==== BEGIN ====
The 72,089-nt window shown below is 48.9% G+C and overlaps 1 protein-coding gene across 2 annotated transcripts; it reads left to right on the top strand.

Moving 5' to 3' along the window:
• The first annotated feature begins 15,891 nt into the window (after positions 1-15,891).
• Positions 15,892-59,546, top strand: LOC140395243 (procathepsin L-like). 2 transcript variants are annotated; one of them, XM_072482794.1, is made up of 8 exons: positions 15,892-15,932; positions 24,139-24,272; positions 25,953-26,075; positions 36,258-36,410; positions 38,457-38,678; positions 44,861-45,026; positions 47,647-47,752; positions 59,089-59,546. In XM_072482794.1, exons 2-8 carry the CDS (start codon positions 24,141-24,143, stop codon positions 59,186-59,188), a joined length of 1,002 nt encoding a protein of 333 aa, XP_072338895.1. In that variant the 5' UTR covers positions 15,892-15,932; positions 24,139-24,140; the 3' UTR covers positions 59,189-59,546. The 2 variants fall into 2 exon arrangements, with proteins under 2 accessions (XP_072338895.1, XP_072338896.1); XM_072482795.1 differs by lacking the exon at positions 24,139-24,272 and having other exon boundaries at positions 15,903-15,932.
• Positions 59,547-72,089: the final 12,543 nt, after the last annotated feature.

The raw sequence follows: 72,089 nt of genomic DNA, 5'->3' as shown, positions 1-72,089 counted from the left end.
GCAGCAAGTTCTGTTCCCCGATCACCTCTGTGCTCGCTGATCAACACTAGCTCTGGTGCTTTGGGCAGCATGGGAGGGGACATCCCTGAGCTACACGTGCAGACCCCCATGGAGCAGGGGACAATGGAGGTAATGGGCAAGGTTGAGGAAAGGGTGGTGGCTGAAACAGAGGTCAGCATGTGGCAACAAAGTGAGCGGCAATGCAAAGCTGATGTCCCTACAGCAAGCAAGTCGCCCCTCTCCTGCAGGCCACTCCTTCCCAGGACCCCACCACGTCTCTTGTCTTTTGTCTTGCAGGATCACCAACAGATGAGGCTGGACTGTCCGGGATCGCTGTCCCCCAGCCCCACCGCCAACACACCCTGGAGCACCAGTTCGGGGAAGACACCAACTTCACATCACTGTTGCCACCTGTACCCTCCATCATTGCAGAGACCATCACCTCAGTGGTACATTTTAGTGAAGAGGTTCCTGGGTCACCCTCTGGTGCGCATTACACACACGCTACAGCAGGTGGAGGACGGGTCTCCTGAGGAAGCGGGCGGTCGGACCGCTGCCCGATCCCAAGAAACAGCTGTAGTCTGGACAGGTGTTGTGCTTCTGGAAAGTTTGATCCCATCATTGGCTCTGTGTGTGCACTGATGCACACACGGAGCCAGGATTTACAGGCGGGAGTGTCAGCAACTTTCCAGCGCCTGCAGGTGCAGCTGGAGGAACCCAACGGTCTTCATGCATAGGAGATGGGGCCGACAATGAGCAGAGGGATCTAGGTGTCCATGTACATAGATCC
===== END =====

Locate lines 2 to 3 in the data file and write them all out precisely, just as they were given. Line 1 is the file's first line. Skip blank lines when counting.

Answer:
Moving 5' to 3' along the window:
• The first annotated feature begins 15,891 nt into the window (after positions 1-15,891).